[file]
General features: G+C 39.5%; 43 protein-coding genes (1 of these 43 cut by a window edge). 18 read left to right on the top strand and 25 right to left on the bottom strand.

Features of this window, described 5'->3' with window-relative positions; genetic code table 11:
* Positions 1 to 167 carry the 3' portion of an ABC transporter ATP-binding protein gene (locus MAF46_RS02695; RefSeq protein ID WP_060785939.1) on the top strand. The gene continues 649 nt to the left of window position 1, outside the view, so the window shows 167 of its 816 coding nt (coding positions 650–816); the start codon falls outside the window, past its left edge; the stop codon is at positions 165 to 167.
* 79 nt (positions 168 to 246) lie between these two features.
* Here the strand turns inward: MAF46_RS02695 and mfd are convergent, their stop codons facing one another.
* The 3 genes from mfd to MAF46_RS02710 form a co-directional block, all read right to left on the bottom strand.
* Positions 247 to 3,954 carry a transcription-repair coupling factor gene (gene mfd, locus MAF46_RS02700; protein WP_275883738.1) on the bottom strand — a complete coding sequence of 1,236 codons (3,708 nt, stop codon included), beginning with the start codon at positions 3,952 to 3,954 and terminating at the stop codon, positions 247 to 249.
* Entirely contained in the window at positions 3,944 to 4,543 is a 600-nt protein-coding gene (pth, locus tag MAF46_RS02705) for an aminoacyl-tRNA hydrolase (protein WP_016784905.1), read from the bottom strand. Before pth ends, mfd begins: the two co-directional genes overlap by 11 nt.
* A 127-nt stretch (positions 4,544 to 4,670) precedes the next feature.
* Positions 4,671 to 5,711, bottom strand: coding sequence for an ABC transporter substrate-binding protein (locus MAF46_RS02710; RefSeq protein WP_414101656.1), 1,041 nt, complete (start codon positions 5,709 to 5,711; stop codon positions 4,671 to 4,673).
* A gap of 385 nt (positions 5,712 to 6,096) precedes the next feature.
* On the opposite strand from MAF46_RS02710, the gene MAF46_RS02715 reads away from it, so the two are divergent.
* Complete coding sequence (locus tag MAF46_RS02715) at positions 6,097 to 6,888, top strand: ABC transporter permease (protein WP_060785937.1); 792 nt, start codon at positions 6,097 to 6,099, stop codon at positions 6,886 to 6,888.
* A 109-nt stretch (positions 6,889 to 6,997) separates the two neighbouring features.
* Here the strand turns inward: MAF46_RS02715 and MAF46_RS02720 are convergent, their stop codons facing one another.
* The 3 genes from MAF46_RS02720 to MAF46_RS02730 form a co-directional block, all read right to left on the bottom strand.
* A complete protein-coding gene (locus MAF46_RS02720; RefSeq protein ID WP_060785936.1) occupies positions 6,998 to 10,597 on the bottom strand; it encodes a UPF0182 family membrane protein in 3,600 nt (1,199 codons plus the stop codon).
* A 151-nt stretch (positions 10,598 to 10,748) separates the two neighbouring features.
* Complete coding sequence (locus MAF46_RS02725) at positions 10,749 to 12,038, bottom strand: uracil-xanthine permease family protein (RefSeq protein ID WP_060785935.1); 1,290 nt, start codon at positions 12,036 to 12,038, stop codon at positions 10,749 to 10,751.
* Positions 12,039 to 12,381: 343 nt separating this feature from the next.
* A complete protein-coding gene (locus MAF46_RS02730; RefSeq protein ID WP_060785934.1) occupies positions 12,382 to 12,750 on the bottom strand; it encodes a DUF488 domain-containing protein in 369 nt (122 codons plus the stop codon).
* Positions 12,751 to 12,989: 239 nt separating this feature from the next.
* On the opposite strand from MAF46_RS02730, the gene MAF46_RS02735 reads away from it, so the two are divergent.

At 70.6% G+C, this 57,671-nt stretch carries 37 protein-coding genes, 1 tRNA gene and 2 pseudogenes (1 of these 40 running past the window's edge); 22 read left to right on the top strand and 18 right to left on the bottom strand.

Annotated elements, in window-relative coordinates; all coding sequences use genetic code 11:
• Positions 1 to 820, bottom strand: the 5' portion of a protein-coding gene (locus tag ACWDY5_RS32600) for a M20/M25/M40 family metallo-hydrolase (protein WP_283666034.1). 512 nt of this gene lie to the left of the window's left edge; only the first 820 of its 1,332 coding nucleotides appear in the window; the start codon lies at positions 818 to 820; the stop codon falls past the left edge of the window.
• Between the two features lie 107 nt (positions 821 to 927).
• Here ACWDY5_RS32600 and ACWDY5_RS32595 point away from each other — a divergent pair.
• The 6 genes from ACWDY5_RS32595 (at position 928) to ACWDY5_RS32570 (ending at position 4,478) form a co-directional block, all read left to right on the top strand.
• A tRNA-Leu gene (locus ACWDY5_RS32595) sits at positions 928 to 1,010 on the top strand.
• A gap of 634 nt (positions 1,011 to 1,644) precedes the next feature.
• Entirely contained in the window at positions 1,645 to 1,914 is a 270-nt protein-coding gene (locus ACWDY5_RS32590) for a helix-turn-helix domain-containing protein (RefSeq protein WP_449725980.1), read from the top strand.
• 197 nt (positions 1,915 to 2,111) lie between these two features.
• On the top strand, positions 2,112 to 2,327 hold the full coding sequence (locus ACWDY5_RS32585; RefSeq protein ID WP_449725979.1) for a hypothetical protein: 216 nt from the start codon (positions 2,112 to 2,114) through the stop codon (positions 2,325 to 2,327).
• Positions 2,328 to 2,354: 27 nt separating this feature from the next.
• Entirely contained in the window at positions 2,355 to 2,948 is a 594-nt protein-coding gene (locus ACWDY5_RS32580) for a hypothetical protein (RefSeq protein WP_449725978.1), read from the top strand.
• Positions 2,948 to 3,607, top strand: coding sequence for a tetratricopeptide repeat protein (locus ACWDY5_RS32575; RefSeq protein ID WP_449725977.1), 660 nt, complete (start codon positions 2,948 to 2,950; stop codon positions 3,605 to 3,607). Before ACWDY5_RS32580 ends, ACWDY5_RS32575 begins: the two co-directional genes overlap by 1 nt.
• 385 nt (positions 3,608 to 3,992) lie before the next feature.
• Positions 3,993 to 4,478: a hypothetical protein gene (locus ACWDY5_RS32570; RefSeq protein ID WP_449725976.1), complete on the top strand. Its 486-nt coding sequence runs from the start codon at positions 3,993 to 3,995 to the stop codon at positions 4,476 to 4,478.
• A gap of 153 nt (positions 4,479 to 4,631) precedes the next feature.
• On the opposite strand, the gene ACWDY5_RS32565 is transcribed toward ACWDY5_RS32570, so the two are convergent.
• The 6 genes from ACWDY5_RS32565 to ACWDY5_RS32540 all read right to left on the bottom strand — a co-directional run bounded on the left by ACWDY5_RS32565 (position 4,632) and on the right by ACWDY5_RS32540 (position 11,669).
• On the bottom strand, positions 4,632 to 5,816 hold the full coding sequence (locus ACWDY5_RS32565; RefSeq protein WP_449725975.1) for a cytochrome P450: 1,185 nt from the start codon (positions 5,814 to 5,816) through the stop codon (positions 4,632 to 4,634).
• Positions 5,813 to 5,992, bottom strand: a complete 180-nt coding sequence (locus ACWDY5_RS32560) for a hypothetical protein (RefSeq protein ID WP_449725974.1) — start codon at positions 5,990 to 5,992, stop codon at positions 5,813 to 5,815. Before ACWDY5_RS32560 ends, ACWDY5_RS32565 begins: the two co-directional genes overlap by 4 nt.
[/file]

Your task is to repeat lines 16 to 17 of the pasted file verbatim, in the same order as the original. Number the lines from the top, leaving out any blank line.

* The 3 genes from MAF46_RS02720 to MAF46_RS02730 form a co-directional block, all read right to left on the bottom strand.
* A complete protein-coding gene (locus MAF46_RS02720; RefSeq protein ID WP_060785936.1) occupies positions 6,998 to 10,597 on the bottom strand; it encodes a UPF0182 family membrane protein in 3,600 nt (1,199 codons plus the stop codon).